Jortin, Johns, D D
Jortin, Johns, D. D., an eminent English divine, was born in London Oct. 23, 1698. His parents were French Huguenots, and formed part of that noble and devoted band who fled from France at the revocation of the Edict of Nantes, giving up all in preference to abjuring their faith. He received his grammatical education at the Charter House. In May, 1715, he was admitted to Jesus College, in Cambridge, of which he became in due time a fellow. He very soon, attracted attention by his remarkable proficiency as a scholar, particularly his mastery of the learned languages, and two years after being admitted to the college was recommended by his tutor, Dr. Styan Thirlby, to make extracts from Eustathius for the use of Pope's Homer, and for his services in the work he received the highest commendations from that distinguished poet. While at Cambridge he published a small volume of poems, which are greatly admired, and allowed by scholars to possess a very high rank among modern Latin verses. In 1723 he was admitted to deacon's orders, and the following June to that of priest. In 1726-27 he was presented to the living of Swavesey, near Cambridge, but, in consequence of his marriage soon after, he resigned that living, and removed to London, where he soon became an admired and popular preacher. When his friend, Dr. Osbaldeston, became bishop of London in 1762, Jortin was appointed his domestic chaplain, and was presented with a prebend in the Church of St. Paul and the living of Kensington. To these was soon added the archdeaconry of London. He fixed his residence at Kensington, where he died in 1770. He was as much beloved for his private virtues as admired for his learning, abilities, liberality of mind, and contempt of subserviency. Few men have ever enjoyed the intimacy of so many eminent persons. Among these may be mentioned the names of bishops Horsley, Warburton, Sherlock, Hare, Lowth, and Secker, besides Cudworth, Middleton, Pope, Akenside, Dr. Samuel Johnson, Dr. Parr, Dr. Doddridge, and others. The most intimate relations subsisted between Dr. Jortin and bishop Warburton until he incurred the displeasure of that distinguished prelate by controverting his doctrine with regard to the state of the dead, as described by Homer and Virgil, in his "Divine Legation of Moses." The critical writings of Dr. Jortin are greatly admired by all who have a taste for curious literature. It is not merely on account of the learning which is displayed in them, and the use which is made of obscure authors, but there is a terseness in the expression, and a light, playful satire in the thoughts, which render them very entertaining. His principal works are, Discourses concerning the Truth of the Christian Religion, etc. (Lond. 1746, 3 vols. 8vo): — Life of Erasmus (Lond. 1758-60, 2 vols. 4to): — Sermons on different Subjects, and the Doctrine of a Future State, etc. (Lond. 1771, 4 vols. 8vo): — Six Dissertations upon different Subjects (Lond. 1772, 7 vols. 8vo): — Tracts, philological, critical, and miscellaneous (Lond. 1790, 2 vols. 8vo): — Miscellaneous Observations upon Authors, ancient and modern (1731, 2 vols. 8vo): — On Covetousness (Tracts of Angl.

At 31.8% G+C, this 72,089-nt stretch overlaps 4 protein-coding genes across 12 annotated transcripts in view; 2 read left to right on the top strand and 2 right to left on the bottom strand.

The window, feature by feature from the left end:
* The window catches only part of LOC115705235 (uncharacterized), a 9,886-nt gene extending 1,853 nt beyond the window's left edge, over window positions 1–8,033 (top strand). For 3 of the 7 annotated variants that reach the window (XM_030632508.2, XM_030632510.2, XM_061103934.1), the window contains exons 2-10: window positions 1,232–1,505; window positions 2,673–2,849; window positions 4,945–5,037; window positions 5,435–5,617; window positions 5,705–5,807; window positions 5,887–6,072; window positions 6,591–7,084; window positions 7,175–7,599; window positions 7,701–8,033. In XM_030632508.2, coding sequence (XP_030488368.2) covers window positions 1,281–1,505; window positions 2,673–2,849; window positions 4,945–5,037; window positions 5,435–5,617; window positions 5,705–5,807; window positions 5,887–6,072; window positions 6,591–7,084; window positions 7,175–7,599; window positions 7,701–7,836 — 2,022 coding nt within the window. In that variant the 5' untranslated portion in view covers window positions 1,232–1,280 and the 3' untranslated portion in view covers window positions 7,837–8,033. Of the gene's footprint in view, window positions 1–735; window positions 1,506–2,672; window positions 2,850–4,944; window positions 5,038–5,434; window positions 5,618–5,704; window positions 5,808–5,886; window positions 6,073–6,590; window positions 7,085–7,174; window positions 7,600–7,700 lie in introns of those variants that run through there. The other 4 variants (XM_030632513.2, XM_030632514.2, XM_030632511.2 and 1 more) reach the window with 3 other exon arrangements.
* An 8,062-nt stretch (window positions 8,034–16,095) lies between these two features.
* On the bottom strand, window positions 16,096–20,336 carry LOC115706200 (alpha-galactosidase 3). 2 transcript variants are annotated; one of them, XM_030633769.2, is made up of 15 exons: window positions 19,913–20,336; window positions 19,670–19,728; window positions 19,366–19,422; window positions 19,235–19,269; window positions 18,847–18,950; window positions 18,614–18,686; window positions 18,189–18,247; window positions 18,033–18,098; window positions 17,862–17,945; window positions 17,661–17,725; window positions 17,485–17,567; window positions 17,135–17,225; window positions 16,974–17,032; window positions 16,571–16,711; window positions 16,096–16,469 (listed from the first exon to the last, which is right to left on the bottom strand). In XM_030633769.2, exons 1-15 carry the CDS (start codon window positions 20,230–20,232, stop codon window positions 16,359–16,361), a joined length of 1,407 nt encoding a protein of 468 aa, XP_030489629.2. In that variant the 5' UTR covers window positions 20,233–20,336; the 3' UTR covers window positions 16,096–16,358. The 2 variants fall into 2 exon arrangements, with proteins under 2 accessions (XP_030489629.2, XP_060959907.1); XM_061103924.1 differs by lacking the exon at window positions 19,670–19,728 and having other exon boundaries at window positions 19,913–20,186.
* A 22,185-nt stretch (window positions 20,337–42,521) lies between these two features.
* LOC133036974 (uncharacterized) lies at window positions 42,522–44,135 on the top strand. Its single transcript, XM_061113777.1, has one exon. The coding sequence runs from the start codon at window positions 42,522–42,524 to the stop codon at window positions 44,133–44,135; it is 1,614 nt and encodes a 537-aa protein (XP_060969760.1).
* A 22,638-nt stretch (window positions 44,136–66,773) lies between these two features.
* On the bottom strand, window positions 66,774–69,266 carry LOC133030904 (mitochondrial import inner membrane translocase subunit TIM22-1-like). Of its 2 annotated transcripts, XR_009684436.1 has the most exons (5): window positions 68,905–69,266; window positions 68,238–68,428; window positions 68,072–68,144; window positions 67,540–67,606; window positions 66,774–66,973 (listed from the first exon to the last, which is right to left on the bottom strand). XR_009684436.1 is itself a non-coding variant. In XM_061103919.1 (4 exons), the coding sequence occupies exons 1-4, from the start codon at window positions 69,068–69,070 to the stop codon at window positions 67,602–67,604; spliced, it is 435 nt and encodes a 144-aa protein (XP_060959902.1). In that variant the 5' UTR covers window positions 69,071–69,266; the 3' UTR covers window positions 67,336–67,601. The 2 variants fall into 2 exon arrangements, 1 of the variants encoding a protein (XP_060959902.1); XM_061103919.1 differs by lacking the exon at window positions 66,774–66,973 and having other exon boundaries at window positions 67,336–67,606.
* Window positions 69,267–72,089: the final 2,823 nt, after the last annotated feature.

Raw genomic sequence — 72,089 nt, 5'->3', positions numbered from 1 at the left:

Fathers, 4, 226); and Remarks on Ecclesiastical History, a work which is universally allowed to be curious, interesting, and impartial; full of manly sense, acuteness, and profound erudition. — English Cyclopoedia, s.v.; Allibone, Dictionary of English and American Authors, s.v. (E. de P.)